Take the 2-minute tour ×
User Experience Stack Exchange is a question and answer site for user experience researchers and experts. It's 100% free, no registration required.

I need a better term for internet-enabled or web-enabled that a non-technical person would understand includes their smartphone, tablet, laptop, desktop, smartTV, etc.

share|improve this question

We're looking for long answers that provide some explanation and context. Don't just give a one-line answer; explain why your answer is right, ideally with citations. Answers that don't include explanations may be removed.

1  
I would think that either of internet-enabled or web-enabled is fine if what you want to say is what they mean. –  Dan D. Jul 20 '13 at 20:45
    
"Online"...? "Online devices"/"The thneed is online"... –  Jørn E. Angeltveit Jul 21 '13 at 10:12
    
Perhaps "with internet access"? –  Kristoffer Nolgren Jul 21 '13 at 12:32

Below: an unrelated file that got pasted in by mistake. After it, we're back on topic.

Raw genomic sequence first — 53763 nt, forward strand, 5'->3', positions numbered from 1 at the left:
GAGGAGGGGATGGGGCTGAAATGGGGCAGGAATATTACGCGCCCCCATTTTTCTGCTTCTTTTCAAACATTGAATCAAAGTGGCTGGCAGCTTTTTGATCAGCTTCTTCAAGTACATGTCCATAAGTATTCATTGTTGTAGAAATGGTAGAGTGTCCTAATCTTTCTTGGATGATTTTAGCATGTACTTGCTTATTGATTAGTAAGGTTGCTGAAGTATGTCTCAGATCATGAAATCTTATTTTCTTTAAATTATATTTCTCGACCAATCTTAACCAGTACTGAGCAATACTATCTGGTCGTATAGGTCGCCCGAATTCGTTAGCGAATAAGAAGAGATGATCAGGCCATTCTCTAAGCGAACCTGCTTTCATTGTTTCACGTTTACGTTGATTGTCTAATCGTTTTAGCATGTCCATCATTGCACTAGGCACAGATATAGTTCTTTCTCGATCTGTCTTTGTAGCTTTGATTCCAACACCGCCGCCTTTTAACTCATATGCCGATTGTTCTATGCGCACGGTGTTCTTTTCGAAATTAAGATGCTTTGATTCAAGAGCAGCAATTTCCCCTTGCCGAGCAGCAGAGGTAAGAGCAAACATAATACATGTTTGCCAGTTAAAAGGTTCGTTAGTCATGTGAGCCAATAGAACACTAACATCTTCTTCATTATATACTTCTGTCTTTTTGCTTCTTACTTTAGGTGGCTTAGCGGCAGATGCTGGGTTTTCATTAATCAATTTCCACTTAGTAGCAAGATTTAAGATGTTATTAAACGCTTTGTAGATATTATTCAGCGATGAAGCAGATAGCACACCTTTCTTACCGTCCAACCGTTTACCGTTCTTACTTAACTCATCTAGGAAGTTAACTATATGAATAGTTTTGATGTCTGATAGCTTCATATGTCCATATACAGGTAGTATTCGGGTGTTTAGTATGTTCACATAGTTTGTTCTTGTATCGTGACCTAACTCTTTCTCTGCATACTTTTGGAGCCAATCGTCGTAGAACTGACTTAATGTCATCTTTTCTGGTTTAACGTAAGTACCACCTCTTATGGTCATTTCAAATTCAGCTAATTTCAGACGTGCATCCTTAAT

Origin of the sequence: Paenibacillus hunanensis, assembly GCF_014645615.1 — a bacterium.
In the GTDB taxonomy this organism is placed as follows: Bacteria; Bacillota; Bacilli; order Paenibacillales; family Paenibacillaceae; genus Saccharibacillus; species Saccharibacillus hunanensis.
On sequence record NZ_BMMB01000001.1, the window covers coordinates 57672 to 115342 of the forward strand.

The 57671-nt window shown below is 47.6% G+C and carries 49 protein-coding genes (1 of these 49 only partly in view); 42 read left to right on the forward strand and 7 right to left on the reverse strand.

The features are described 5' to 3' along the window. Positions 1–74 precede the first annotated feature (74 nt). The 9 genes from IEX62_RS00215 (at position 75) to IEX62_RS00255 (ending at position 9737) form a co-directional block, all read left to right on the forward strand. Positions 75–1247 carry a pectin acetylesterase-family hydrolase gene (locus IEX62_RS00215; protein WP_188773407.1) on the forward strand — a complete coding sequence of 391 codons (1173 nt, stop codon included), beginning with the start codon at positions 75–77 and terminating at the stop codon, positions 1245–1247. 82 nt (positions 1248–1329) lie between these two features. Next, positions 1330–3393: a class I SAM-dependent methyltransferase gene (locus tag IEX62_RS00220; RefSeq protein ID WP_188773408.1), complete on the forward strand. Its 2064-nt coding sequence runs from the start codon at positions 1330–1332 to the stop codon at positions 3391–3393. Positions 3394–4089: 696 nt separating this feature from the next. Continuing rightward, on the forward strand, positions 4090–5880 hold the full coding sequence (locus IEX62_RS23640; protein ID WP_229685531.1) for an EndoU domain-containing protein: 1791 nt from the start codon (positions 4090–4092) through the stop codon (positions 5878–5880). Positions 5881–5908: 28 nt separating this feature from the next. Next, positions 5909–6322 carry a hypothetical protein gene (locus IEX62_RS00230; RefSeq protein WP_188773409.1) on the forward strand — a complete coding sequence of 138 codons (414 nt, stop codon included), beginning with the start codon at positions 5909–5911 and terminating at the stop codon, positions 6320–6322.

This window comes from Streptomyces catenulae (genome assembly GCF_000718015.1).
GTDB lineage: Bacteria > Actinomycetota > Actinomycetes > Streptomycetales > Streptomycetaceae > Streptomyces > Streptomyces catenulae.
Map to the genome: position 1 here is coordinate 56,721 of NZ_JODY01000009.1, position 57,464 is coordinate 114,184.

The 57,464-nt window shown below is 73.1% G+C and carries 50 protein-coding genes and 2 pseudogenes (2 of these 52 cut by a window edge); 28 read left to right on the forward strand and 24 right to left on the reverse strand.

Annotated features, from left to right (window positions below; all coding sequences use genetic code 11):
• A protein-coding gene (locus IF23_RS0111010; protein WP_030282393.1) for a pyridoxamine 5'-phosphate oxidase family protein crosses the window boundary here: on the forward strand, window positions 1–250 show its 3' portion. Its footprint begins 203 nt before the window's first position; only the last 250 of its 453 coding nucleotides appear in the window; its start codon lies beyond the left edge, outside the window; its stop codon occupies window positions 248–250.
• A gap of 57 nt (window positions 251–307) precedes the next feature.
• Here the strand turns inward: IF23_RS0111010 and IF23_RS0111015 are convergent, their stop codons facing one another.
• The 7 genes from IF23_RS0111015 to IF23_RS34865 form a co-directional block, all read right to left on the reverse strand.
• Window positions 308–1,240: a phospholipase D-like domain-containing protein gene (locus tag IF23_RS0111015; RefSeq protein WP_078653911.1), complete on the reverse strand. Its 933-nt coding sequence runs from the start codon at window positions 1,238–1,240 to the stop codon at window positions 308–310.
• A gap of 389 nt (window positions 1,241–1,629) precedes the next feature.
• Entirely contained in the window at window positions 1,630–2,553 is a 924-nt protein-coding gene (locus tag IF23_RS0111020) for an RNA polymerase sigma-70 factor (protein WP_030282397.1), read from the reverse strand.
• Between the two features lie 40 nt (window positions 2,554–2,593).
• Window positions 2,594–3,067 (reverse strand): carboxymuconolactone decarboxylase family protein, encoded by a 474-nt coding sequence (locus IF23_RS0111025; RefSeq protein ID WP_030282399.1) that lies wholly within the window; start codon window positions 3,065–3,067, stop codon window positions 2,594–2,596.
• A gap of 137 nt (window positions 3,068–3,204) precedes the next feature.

1  
VTC: This question seems likely to solicit a large number of two-to-three word responses. –  3nafish Jul 21 '13 at 20:02
    
@3nafish Is this neccesarily a bad thing? A rated list of easy-to-understand phrasings of the term internet-enabled is a useful artifact left for the internet and future visitors. The answer below, though good, is not more useful than a short version of the same answer in my opinion. –  Kristoffer Nolgren Jul 22 '13 at 10:26

1 Answer 1

For one, I think @Dan D. is correct in saying that those terms by themselves should be pretty clear.

If you're looking for something that a very un-tech-savvy (surely that's a word) crowd could understand, I'd say swapping the word "enabled" with "connected" could work, even though it wouldn't be ideal.

Perhaps "always online"?

That'd be the only thing I can think of, short of changing it into a sentence like "devices that are connected to the internet" or @Kristoffer Nolgren's "with internet access".

share|improve this answer

Your Answer

 
discard

By posting your answer, you agree to the privacy policy and terms of service.

Not the answer you're looking for? Browse other questions tagged or ask your own question.